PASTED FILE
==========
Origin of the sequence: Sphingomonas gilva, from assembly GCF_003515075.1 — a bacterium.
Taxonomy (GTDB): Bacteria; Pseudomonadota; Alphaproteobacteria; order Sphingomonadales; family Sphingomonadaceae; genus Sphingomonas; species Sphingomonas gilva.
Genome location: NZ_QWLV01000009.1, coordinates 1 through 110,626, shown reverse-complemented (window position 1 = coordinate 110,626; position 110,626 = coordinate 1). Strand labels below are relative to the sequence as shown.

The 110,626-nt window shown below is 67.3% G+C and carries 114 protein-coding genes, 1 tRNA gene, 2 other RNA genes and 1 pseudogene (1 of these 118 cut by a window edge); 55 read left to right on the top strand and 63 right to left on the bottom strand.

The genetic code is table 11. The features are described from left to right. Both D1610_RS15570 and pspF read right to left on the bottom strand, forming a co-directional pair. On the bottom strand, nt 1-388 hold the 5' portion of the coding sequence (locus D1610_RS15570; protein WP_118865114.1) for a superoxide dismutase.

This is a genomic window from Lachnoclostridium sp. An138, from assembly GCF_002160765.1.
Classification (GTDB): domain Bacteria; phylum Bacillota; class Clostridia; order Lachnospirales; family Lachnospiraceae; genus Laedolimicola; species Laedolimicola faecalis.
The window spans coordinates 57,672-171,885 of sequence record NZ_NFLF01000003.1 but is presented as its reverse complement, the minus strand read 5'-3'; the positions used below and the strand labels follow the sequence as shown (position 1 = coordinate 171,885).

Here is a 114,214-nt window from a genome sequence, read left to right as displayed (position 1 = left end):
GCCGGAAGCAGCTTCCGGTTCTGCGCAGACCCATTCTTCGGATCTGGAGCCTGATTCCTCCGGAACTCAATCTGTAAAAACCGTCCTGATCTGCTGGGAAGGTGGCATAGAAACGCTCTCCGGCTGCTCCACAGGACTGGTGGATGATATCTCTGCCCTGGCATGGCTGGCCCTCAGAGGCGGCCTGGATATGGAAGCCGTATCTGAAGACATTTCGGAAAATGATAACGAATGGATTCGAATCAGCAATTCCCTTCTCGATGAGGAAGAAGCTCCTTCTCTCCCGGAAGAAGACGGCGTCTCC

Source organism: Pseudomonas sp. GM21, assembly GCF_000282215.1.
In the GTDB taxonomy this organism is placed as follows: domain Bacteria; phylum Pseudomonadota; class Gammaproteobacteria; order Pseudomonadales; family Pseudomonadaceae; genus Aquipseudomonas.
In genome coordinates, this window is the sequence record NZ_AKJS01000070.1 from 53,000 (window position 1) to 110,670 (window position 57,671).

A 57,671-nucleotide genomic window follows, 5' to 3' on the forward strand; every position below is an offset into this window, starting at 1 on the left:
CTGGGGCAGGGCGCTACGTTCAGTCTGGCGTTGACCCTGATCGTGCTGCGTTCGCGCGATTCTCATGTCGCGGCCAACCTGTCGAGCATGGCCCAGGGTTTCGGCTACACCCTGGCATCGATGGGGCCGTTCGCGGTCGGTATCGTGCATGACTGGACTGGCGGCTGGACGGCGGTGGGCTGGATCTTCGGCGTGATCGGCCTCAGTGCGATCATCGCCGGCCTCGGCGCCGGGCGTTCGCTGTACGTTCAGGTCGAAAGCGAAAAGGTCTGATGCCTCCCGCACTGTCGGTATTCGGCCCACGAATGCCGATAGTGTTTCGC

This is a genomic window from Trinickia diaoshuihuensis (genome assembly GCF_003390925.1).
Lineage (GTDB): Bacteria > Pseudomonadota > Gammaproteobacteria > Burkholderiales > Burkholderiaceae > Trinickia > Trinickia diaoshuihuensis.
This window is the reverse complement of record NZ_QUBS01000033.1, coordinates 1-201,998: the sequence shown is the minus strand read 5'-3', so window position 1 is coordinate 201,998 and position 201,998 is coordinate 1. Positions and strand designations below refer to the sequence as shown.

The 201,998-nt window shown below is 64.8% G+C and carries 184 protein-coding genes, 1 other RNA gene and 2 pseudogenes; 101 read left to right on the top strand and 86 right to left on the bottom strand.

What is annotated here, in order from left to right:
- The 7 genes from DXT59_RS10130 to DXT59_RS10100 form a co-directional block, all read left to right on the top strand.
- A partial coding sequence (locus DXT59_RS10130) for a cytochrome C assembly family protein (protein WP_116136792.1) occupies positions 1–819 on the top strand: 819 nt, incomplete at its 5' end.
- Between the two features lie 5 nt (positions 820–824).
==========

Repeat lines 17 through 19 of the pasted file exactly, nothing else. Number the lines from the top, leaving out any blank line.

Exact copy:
Lineage (GTDB): Bacteria > Pseudomonadota > Gammaproteobacteria > Burkholderiales > Burkholderiaceae > Trinickia > Trinickia diaoshuihuensis.
This window is the reverse complement of record NZ_QUBS01000033.1, coordinates 1-201,998: the sequence shown is the minus strand read 5'-3', so window position 1 is coordinate 201,998 and position 201,998 is coordinate 1. Positions and strand designations below refer to the sequence as shown.

The 201,998-nt window shown below is 64.8% G+C and carries 184 protein-coding genes, 1 other RNA gene and 2 pseudogenes; 101 read left to right on the top strand and 86 right to left on the bottom strand.